Entertainment » Television

Pop Culturing: RuPaul's Netflix Show 'AJ and the Queen' is a Bumpy Ride

by Jason St. Amand
National News Editor
Saturday Jan 11, 2020
RuPaul, left, and Izzy Gaspersz, right in a scene from "AJ and the Queen."
RuPaul, left, and Izzy Gaspersz, right in a scene from "AJ and the Queen."  (Source:Beth Dubber/Netflix)

There's something nostalgic — if not interesting — that RuPaul and writer/director Michael Patrick King attempt with their new series "AJ and the Queen," which is now available on Netflix. The 10-episode comedy is somewhat of a throwback to 80s sitcoms and after school specials that aimed to not only entertain but teach. That feels in line with RuPaul himself, who has used his ever-growing platform as the biggest drag queen in the world (thanks to his Emmy-winning reality show "RuPaul's Drag Race") to educate and offer words of wisdom while turning out some of the most entertaining content of the last decade. (Puffy catchphrases like "If you can't love yourself, how in the hell are you going to love someone else?!" and "As gay people, we chose our own family" are staple teachings of Ru-ligion.)


Izzy Gaspersz, left, and RuPaul, right, in a scene from "AJ and the Queen." Photo credit: Beth Dubber/Netflix
In "AJ and the Queen," RuPaul plays Ruby Red, a popular New York City drag queen not too far from Ru himself. The show opens with Ruby at her last drag show before she's set to open up her own club with her boyfriend Hector ("The Other Two" star Josh Segarra). Before long, things don't go as planned and a now-down-on-his-luck Ruby is set to embark on a small tour where he'll travel in a R.V. and perform at gay clubs around the U.S. Ruby's plans get even more mixed up when he finds himself with a new travel partner: 10-year-old AJ (Izzy Gaspersz), a foul-mouthed neighborhood brat who stows away in Ruby's vehicle after her mother Brianna (Katerina Tannenbaum), goes missing. With no way to contact her, Ruby decides to bring AJ along with plans to drop the youngster off in Dallas, where her grandfather lives off-the-grid.

King's work has ranged from some of the best comedy writing of the 2000s and a few major bombs. Most notably, he shaped "Sex and the City," writing and directing nearly 100 episodes of the beloved HBO series, as well as helming its two feature films, which are notorious disasters. He also co-created the successful sitcom "2 Broke Girls" and HBO's "The Comeback," starring Lisa Kudrow — one of the funniest and under-appreciated comedies in modern TV. "AJ and the Queen" falls somewhere in the middle. King, who is openly gay, understands RuPaul as an icon and a performer — and Ru is quite good in the role. Though Ruby is obviously modeled on the real-life supermodel of the world (Ruby doesn't have a mega-hit reality show under his belt, however), Ru is a natural actor; charming and always funny. That the show is centered on Ru's simplistic messaging that he's touted for most of his career is the real problem here. It didn't work for his talk show, which was recently canceled, but it feels like Ru is desperate to shoehorn his teachings in every project he's in.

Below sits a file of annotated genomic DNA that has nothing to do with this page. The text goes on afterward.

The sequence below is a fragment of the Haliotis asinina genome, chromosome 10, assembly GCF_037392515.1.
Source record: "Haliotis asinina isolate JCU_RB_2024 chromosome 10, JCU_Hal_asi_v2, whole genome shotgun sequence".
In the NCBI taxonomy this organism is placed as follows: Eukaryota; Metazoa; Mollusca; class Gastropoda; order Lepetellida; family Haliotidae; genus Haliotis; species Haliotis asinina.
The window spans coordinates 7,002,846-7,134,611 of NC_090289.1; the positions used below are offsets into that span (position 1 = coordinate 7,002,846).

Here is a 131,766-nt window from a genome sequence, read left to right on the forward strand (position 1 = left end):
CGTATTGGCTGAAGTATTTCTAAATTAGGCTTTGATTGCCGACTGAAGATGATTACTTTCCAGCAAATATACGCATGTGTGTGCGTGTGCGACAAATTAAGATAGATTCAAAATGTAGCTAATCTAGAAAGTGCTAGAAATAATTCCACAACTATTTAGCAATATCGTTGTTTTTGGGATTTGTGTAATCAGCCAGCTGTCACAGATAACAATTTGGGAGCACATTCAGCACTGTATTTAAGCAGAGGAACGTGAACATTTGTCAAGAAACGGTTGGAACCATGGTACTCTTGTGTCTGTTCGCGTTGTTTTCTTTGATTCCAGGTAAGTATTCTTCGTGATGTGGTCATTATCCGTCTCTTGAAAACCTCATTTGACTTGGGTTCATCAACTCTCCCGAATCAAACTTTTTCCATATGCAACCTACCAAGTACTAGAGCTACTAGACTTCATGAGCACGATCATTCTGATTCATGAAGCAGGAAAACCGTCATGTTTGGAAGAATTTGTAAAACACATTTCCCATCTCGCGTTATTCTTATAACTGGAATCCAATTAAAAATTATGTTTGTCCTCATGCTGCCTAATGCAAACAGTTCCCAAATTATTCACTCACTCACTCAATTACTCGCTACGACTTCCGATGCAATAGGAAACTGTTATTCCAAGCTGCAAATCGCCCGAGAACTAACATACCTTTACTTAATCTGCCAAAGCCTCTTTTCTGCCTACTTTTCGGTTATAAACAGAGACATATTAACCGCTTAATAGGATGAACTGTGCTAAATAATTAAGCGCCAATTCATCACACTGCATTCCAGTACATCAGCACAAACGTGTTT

Michael-Leon Wooley holds Matthew Wilkas in a scene from "AJ and the Queen." Photo credit: Beth Dubber/Netflix

There's no question "AJ and the Queen" winks at the classic road trip/fish-out-of-water comedy "To Wong Foo, Thanks for Everything! Julie Newmar" starring Patrick Swayze, John Leguizamo and Wesley Snipes as three drag queens hiding out in a small conservative town. That 1995 comedy is obviously a bit dated as its the three leads (played by straight men) responsibility to transform the minds of religious bigots into gay-loving Americans. There's not much of that in King and Ru's new comedy (except for one moment when Ruby bumps up against some anti-gay protesters, who are played as harmless buffoons). The comedy is more about family, accepting yourself and how you want to live your life. Moments in the show harken back to "The Facts of Life" where episodes were centered around a character learning a moral. When Ruby drives the R.V., he's often listening to VHS tapes he recorded from Oprah Winfrey's talk show in the 80s. Both Ru and King seem to know what "AJ and the Queen" is, creating over-the-top characters like Ruby's blind roommate and fellow drag queen Louis (Michael-Leon Wooley), a gay cop looking for love (played by Matt Wilkas), and Lady Danger (Tia Carrerer), an eyepatch-wearing villain hunting down Ruby with an unexpected accomplice. Even though they're going for high camp, the comedy isn't too far off from the queer comedies of yesteryear like "Not Another Gay Movie."

One thing "AJ and the Queen" does get right is its use of "Drag Race" contestants. Some of the reality show's biggest names pop up in various roles and are featured in the show just right, never outstaying their welcome. "AJ and the Queen" is arguably the best showcase for what a queen can do after their time on the reality show. Too bad Ru and King didn't create a comedy worthy of their talents.


Pop Culturing

This story is part of our special report titled "Pop Culturing." Want to read more? Here's the full list.


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